Most LD content will continue to focus on those who lead teams, permanent or project-based, or larger groups.   But it will concern itself increasingly with the leadership exercised by individuals at all levels where direction-setting, energising, creativity and problem-solving enable anyone to magnify their own impact and influence the business.

3. The way LD is delivered is being changed by strategic and economic considerations, social upheaval, new technological channels and a different view of content. The imperative now is to provide leadership development that produces a sustained impact.

Learning interventions are being based on more rigorous analysis of context and need.   There will be less emphasis on a deterministic curriculum and on providing individuals with general leadership education for imagined future senior roles. And there’s much more interest in measuring the results of LD, not just evaluating participants’ impressions.  There’s a demand for clearer definition of the impact which LD is intended to have on the business and the individual, coupled with more explicit metrics to measure LD progress and outcomes – not only enabling improvements in LD, but focusing LD investment in what is proven to work.

Leadership development is also being seen and designed as a driver for change and as a critical component of organisational change programmes.   Content is related to a firm’s business strategy rather than to leadership theory and may include new forms of action-learning which seek real business outcomes and new LD-driven projects which are mined for insights and routes to improvement.

Businesses are combining pragmatism with ambition, increasingly starting with ‘what do our leaders need now’ and then moving to ‘what makes sense next’.  But they are also starting leadership development early in people’s careers, not mainly when they stand on the threshold of senior leadership.  There is even greater emphasis on the use of feedback and coaching, not only to reinforce the outcomes from specific learning interventions, but also as a long-term process for deriving learning from individuals’ and teams’ real leadership experiences.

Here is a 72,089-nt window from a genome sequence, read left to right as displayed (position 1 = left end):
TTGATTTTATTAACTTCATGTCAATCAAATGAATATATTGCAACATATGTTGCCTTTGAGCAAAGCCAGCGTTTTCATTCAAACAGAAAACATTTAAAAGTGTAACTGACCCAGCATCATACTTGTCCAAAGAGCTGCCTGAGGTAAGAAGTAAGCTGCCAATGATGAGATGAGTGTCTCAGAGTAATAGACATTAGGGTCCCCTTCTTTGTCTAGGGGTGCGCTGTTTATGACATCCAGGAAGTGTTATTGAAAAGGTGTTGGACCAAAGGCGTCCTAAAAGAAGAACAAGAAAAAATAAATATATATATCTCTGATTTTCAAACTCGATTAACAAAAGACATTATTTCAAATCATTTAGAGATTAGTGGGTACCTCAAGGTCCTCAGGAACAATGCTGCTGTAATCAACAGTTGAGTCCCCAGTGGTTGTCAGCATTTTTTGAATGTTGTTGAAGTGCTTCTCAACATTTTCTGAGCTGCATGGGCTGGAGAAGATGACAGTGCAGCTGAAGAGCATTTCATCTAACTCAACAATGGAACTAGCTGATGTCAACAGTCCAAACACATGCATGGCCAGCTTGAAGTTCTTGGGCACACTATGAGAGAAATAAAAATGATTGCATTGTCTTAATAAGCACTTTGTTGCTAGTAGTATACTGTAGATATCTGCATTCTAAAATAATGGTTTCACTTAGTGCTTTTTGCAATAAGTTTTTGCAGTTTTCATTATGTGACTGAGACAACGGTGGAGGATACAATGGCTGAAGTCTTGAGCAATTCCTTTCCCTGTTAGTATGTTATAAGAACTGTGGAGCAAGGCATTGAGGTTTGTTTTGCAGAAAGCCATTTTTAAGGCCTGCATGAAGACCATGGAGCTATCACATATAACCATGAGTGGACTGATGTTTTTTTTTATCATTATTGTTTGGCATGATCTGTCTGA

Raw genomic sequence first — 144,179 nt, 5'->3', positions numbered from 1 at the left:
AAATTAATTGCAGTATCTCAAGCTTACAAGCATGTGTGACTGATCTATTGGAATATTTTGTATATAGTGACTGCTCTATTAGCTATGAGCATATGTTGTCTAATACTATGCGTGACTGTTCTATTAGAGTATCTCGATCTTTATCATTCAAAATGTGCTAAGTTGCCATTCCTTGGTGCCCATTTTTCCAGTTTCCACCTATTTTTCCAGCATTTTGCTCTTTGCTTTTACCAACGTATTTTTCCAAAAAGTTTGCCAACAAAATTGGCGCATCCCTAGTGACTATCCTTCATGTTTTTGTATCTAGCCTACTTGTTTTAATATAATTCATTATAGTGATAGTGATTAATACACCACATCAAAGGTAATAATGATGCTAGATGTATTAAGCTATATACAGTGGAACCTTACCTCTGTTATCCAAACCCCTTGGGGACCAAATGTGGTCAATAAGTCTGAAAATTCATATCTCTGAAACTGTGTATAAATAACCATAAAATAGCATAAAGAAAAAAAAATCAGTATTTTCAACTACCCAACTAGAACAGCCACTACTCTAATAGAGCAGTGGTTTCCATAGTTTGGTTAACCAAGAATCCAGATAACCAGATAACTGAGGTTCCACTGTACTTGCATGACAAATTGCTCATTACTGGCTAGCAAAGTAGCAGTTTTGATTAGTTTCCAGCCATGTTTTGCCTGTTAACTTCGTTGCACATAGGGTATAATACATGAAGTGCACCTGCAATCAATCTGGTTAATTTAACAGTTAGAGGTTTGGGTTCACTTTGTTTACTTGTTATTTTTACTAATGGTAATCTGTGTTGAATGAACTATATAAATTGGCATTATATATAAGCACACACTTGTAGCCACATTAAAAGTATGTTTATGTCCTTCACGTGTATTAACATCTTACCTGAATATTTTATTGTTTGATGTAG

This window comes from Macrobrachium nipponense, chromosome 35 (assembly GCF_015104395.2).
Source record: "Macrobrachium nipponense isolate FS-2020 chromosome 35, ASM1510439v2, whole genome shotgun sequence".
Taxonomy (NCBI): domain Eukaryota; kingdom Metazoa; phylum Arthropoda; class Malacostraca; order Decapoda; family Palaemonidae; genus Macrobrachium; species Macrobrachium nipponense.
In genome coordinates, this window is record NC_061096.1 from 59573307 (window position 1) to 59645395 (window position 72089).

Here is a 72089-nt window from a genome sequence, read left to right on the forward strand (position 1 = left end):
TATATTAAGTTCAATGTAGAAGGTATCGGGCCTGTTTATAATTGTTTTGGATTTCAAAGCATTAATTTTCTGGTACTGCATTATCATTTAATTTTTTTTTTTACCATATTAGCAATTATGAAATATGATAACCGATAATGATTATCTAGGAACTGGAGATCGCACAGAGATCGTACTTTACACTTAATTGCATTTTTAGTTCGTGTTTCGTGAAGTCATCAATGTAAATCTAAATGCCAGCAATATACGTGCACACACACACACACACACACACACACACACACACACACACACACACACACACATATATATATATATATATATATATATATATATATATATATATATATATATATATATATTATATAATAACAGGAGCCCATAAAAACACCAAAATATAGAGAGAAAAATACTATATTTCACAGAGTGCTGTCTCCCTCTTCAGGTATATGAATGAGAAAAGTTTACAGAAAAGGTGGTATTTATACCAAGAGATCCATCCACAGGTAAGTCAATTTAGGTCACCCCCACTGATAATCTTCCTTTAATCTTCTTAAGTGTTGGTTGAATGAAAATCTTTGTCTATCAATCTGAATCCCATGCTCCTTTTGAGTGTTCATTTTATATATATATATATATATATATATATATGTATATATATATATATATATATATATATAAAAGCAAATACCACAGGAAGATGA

Collective leadership and the team are increasingly seen as a focus for leadership development, not simply team-building. Yet, at the same time, there is more emphasis on individual responsibility for development, coupled with greater personalisation of the development experience.

Programmes increasingly step beyond the classroom to combine multiple approaches and means of delivery including technology-based solutions such as blended learning, mobile and remote learning and ‘gamification’ – the fusing of simulation with enhanced motivation to learn.   Although some of these methods and channels appeal for reasons of cost or flexibility of access, they also address LD’s other current pre-occupation, designing LD experiences so that the learning ‘sticks’.

And that takes us back to our starting point, the new strategic relevance and urgency of LD. If people’s LD experiences don’t stimulate learning that stays with them and is applied to the benefit of the business, then it’s not working.  And the reality is that by that measure much, perhaps most, of ‘traditional’ LD investment has produced little proven long-term payoff. 

4. Like leaders themselves, LD is being asked to do better and to demonstrate its value. By making the most of emerging trends, LD professionals can make a truly strategic contribution to their organisations.

Not all of the trends around the why, what and how of Leadership Development are new.   The biggest trend of all may simply be that many long-discussed ideas are now being translated, simultaneously, into reality – driven by the perception that leadership matters now more than ever.

The implication for those who exercise any form of leadership is that their LD experience is going to change.  It will become both more relevant and more demanding.

And there will clearly be a challenge for LD professionals to be even more rigorous in their analysis of what is needed and what works and even more creative in designing, orchestrating and managing LD programmes as drivers of performance and change.

If you’d like to learn more about Kiddy’s expertise in Leadership Development please contact us.